Astronomy Picture of the Day
November 25, 2012

Raffaello Crater
Raffaello Crater

Credits: NASA/Johns Hopkins University Applied Physics Laboratory/Carnegie Institution of Washington and Dr Paolo C. Fienga/LXTT/IPF for the additional process. and color.

This beautiful Absolute Natural Color image-mosaic of the huge Impact Basin Raffaello (named after the Italian Renaissance painter and having a diameter of approx. 343 Km), taken in the past month of October 2012 by the NASA - MESSENGER Spacecraft, shows us a wide diversity of colors (which, as you know, represent a wide variety of Mineral Compositions) that exist and can be easily identified within the Volcanic Plains that, eons ago, flooded the Raffaello Basin's Floor. Furthermore, many white-colored Hollows appear to be in process of being formed along most of the Rim and the Northern portion of the Floor - and, in both cases, they are forming in the so-called Low Reflectance Material (or LRM for short) - of a smaller - roughly 40-Kilometer (such as approx. 25-miles) diameter -, Unnamed and Highly Complex Impact Crater that is located just South of the center of the giant Raffaello Basin.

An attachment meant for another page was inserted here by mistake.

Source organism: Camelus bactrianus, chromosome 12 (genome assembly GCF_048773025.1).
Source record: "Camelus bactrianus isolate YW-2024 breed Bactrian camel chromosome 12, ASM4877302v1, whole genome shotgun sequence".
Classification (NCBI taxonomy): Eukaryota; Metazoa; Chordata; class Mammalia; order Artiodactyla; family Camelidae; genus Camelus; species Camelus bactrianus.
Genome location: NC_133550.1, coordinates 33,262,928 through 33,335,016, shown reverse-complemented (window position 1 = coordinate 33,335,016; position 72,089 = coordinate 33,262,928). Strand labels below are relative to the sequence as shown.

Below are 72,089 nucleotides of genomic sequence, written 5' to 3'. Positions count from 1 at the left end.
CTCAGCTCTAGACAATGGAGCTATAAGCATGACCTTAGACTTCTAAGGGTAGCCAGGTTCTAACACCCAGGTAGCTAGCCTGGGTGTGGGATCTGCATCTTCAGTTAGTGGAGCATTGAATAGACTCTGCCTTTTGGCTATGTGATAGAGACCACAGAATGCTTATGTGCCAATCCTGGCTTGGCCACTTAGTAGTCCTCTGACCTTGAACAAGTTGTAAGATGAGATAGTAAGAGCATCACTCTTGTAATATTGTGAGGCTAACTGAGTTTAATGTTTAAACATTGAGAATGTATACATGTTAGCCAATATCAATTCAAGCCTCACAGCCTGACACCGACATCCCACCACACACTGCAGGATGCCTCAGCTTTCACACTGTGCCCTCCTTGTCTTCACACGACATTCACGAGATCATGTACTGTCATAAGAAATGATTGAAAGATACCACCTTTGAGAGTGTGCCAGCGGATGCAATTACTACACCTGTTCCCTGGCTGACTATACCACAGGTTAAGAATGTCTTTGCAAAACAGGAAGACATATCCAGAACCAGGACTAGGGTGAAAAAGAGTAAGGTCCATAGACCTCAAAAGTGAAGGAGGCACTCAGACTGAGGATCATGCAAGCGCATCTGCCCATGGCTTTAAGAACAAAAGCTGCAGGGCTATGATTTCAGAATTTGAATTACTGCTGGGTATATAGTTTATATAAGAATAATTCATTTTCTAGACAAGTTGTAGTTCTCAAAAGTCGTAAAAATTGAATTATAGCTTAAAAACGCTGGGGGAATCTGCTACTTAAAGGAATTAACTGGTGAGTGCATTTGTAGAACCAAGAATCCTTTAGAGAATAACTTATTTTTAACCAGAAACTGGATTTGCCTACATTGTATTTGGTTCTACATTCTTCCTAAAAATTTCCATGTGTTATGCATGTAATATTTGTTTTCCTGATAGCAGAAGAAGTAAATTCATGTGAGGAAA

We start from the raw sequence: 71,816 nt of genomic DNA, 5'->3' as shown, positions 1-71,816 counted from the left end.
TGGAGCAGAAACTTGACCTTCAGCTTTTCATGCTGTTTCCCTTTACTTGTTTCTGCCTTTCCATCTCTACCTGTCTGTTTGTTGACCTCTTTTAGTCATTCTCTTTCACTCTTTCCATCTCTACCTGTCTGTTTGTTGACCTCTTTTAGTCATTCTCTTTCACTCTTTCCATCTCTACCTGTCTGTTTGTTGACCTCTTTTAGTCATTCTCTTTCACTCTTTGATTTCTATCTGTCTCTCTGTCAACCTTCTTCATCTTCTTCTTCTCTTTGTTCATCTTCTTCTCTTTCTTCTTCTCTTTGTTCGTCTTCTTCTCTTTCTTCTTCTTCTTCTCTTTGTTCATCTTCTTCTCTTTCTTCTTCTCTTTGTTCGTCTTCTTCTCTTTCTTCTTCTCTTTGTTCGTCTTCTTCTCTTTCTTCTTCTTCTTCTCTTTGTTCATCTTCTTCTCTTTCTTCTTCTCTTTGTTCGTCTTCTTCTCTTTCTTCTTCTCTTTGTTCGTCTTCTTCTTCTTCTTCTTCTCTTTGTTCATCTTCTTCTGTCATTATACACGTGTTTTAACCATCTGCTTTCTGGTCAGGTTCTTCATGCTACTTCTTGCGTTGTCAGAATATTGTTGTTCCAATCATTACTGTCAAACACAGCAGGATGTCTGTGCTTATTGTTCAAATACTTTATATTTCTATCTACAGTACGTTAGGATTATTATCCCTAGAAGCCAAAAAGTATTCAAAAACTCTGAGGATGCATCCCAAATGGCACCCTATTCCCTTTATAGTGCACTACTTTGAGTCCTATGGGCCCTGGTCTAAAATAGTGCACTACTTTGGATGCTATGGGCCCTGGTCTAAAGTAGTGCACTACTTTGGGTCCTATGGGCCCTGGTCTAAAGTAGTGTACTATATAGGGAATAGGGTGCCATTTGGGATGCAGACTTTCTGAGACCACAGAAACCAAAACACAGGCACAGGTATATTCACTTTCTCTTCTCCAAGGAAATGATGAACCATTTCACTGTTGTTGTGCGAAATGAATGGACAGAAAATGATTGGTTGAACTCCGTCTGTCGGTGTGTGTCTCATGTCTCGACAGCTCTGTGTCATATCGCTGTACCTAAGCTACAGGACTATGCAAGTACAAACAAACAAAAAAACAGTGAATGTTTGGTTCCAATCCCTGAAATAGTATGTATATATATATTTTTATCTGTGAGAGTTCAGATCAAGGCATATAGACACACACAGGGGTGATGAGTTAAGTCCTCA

Date acquired: October, 19th, 2012
Images Mission Elapsed Time (MET): 259122560, 259122580, 259122564
Images ID: 2793045, 2793050, 2793046
Instrument: Wide Angle Camera (WAC) of the Mercury Dual Imaging System (MDIS)
Center Latitude: 20,39° South
Center Longitude: 283,6° East
Resolution: 599 meters/pixel
Solar Incidence Angle: 53,4° (meaning that the Sun, at the time that the pictures were taken, was about 36,6° above the imaged Local Mercurian Horizon)
Emission Angle: 27,0°
Sun-Mercury-Messenger (or "Phase") Angle: 80,3°


This picture (which is an Original NASA - MESSENGER Spacecraft color frame published on the NASA - Planetary Photojournal with the ID n. PIA 16307) has been additionally processed and then re-colorized in Absolute Natural Colors (such as the colors that a human eye would actually perceive if someone were onboard the NASA - MESSENGER Spacecraft and then looked down, towards the Surface of Mercury), by using an original technique created - and, in time, dramatically improved - by the Lunar Explorer Italia Team. Different colors, as well as different shades of the same color, mean, among other things, the existence of different Elements (Minerals) present on the Surface of Mercury, each having a different Albedo (---> Reflectivity) and Chemical Composition.



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